I was woken up by the hard landing of the Indigo flight on the runway at Mumbai airport at midnight. After training for 8 hours daily, continuously for five days, I was as tired as one can be and looking forward to a quick ride home and lots of sleep. I picked up my baggage and moved to the multiple taxi counters picking one by using the eeny-meeny-miny-moe method. When my turn arrived, the attendant received a call from somebody. After answering the call, she asked me whether I am fine with a lady taxi driver.

In a half asleep mode, I said yes, but was wondering why did this question arise? I am not averse to lady drivers. Since childhood, I have seen women in the family drive. There are quite a few ladies driving in Mumbai, and hence I was wondering about the appropriateness of this question. I decided to explore this question during the one-hour taxi ride home.

Veena was not a day older than thirty and had a slim frame. Her figure could give any of the models a run for their money. She was not just size zero, but maybe a size negative if there is anything like that. The torrential rain was dripping into her teacup, which she expertly balanced on her mobile phone in one hand. She offered to take my suitcase with the other hand. I am sure the suitcase weighed more than her. Thankfully chivalry is a virtue I have learned since childhood.

lady taxi driver

I started having a conversation with her. Apparently, even single women travelers, refuse cabs driven by ladies. They don’t seem to be convinced about the driving skills of the lady. Interestingly a lot of these women, may themselves be driving cars, but don’t trust a lady cab driver. Hypocrisy is alive and kicking.

A Peek Into Her Life

Veena’s husband had ditched her leaving behind three kids. Two years earlier, she used to cook food at people’s houses. One of the families encouraged her to learn driving and get a license. And now here she was driving a rented cab.

Her eldest son who was 9 years, had failed in school. So she decided to send him to a boarding school, with the hope that the discipline would help him study. She also wanted to send him away from her neighborhood, where the local boys would have a bad influence on him. Her daughter who was 7 years, was sent to a missionary school, as she did not have time to take care of her. Her younger son of 5 lived with her. The neighbors took care of the five-year kid every day.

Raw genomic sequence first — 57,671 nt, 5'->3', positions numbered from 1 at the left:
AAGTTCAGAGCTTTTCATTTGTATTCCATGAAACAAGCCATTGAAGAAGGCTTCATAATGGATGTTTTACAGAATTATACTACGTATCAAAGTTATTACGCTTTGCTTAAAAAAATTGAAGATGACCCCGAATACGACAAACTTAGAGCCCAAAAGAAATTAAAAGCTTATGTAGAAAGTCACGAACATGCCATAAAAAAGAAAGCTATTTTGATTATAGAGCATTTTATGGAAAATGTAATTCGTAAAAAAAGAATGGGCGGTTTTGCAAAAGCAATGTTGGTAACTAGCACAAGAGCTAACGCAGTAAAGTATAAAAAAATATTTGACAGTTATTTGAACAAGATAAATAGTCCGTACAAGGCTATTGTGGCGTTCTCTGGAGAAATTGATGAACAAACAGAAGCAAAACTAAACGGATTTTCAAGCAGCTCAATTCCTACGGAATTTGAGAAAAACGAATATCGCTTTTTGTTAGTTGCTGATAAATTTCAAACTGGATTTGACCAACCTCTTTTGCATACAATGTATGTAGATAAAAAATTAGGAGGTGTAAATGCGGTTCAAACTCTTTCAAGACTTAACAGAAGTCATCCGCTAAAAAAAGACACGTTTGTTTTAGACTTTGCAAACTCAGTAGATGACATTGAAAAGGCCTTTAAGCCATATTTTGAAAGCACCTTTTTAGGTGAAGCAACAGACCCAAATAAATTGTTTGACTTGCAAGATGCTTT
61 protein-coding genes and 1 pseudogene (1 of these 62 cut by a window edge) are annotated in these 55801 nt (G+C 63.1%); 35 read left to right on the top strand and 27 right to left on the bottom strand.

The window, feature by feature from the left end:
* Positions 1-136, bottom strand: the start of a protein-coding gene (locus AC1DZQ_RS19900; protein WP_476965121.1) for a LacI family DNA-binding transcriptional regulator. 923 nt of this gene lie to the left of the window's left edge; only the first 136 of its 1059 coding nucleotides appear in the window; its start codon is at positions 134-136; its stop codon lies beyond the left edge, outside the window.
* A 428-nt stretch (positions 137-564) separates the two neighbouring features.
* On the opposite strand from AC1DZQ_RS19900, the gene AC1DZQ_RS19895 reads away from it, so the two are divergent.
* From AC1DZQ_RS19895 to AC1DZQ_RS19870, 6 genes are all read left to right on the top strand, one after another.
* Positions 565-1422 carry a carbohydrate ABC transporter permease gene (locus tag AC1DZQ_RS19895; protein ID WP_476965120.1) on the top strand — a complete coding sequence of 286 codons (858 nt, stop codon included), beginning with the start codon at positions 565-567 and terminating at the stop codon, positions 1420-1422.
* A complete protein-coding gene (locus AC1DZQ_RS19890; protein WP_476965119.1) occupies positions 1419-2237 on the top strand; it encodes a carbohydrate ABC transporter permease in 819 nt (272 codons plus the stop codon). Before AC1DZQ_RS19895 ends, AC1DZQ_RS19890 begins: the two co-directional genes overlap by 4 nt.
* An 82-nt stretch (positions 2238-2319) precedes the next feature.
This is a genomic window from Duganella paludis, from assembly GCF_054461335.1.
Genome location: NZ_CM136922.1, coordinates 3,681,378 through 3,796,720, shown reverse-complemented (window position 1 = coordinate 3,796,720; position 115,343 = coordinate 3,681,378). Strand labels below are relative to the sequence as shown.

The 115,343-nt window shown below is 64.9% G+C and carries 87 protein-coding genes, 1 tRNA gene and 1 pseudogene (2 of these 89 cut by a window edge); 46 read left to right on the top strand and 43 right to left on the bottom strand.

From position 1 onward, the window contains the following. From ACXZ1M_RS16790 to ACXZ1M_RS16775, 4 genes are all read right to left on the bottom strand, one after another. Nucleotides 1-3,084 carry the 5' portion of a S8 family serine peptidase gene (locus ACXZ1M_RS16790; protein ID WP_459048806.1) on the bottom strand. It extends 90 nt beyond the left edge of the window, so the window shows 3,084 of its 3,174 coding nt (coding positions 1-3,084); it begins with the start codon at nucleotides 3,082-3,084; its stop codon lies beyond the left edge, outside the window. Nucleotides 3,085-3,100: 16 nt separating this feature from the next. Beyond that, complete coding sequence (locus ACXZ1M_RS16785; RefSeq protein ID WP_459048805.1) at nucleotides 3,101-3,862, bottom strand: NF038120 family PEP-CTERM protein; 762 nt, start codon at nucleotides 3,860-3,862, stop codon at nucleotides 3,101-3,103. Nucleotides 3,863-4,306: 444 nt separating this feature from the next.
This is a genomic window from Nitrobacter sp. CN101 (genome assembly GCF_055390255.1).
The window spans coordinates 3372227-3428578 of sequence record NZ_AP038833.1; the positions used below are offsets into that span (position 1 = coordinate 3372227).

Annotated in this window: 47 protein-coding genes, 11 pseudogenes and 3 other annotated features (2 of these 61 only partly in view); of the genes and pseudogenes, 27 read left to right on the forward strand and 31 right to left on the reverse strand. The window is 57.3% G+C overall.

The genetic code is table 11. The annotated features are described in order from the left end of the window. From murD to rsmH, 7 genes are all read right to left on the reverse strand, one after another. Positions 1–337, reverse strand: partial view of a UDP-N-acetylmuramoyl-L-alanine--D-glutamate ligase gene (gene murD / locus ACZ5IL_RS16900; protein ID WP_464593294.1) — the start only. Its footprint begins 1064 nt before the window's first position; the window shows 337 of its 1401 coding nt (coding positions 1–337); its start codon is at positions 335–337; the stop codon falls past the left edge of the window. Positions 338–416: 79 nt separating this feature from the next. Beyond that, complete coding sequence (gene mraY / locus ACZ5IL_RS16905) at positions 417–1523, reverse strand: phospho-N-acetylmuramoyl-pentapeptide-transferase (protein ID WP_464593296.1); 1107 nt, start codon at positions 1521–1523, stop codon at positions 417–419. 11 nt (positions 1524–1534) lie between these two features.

Veena dropped me home at 1.30 in the night and then would reach her residence by 2.30- 3.00a.m. Then she would get up in the morning, do the housework and start her car by noon. She has to pay a sum of 850 rupees to the car company, daily, irrespective of whatever she earns. A car breakdown, or accident or a political rally or a strike will hit her hard. Over and above this, she has to spend on diesel and then if she makes any money, she will use it for her household expenses. I am sure she would struggle to save more than 1000 bucks a day, and no weekly off.

What She Taught Me That Night

No support system, no manager to listen to her grievances. And she was not complaining, she was happy that she was able to support her family in a dignified manner. She was not blaming her situation on anybody, not blaming the government for an increase in diesel prices or increase in the price of Dal. She was too busy making two ends meet. I am sure she starts her day with hope in her eyes and a revenue target. No corporate employee can ever understand the meaning of revenue targets as Veena does. Reality bites these people and how.

We as middle class complain about an increase in service tax by 0.5% sitting in the comfort of our air-conditioned homes. I now know why we complain – we have time and are overpaid. We work hard for our living but do not have to struggle, the way a common man does. These people are too busy making two ends meet, to think about Krishi Kalyan Cess or whatever. This girl’s size negative was not due to eating low carbs and working out, but simply because of forced dieting. I am sure she skipped a meal or two to ensure that her children got two square meals.

After listening to her story, frankly, I had a flurry of emotions. I wondered whether I will be able to manage a situation where I lost my job. How will I be able to deal with deprivation? What happens if so many things which I take for granted, go away? I was scared!!!

I was ashamed at myself for complaining about the unfair and unjust(from my perspective) appraisal system at work. There was a fixed amount coming in the bank at the end of the month, I had nothing to complain about. That rainy night, Veena taught me a huge lesson of life – I need to be grateful for what I have. Veena has one quality which I doubt exists in me – resiliency and the ability to fight back. It was my biggest motivational lessons ever.

Salute to everyone who works hard for a living.

Image used is for representation purpose only. | Source